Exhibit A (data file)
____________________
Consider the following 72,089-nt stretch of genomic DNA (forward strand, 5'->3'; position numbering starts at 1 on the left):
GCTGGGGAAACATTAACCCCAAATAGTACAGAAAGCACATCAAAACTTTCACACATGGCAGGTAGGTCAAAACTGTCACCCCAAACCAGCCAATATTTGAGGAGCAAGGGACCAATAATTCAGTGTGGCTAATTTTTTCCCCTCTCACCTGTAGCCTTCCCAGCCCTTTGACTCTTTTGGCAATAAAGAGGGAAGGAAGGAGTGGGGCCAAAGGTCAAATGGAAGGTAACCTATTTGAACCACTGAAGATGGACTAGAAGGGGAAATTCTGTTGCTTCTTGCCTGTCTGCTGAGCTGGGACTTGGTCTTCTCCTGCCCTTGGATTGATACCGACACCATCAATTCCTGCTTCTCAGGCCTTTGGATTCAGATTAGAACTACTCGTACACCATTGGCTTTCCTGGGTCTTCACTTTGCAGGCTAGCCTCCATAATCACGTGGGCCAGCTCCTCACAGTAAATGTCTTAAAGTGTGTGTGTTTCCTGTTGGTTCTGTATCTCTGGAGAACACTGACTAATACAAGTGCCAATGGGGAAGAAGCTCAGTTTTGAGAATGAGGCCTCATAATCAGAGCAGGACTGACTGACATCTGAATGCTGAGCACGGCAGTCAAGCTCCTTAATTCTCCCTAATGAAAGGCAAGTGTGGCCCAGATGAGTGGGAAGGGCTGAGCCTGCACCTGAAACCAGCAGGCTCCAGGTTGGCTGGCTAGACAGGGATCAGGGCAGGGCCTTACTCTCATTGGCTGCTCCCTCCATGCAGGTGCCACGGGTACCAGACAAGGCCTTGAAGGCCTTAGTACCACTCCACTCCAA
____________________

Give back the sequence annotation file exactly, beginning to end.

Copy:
Consider the following 72,089-nt stretch of genomic DNA (forward strand, 5'->3'; position numbering starts at 1 on the left):
GCTGGGGAAACATTAACCCCAAATAGTACAGAAAGCACATCAAAACTTTCACACATGGCAGGTAGGTCAAAACTGTCACCCCAAACCAGCCAATATTTGAGGAGCAAGGGACCAATAATTCAGTGTGGCTAATTTTTTCCCCTCTCACCTGTAGCCTTCCCAGCCCTTTGACTCTTTTGGCAATAAAGAGGGAAGGAAGGAGTGGGGCCAAAGGTCAAATGGAAGGTAACCTATTTGAACCACTGAAGATGGACTAGAAGGGGAAATTCTGTTGCTTCTTGCCTGTCTGCTGAGCTGGGACTTGGTCTTCTCCTGCCCTTGGATTGATACCGACACCATCAATTCCTGCTTCTCAGGCCTTTGGATTCAGATTAGAACTACTCGTACACCATTGGCTTTCCTGGGTCTTCACTTTGCAGGCTAGCCTCCATAATCACGTGGGCCAGCTCCTCACAGTAAATGTCTTAAAGTGTGTGTGTTTCCTGTTGGTTCTGTATCTCTGGAGAACACTGACTAATACAAGTGCCAATGGGGAAGAAGCTCAGTTTTGAGAATGAGGCCTCATAATCAGAGCAGGACTGACTGACATCTGAATGCTGAGCACGGCAGTCAAGCTCCTTAATTCTCCCTAATGAAAGGCAAGTGTGGCCCAGATGAGTGGGAAGGGCTGAGCCTGCACCTGAAACCAGCAGGCTCCAGGTTGGCTGGCTAGACAGGGATCAGGGCAGGGCCTTACTCTCATTGGCTGCTCCCTCCATGCAGGTGCCACGGGTACCAGACAAGGCCTTGAAGGCCTTAGTACCACTCCACTCCAA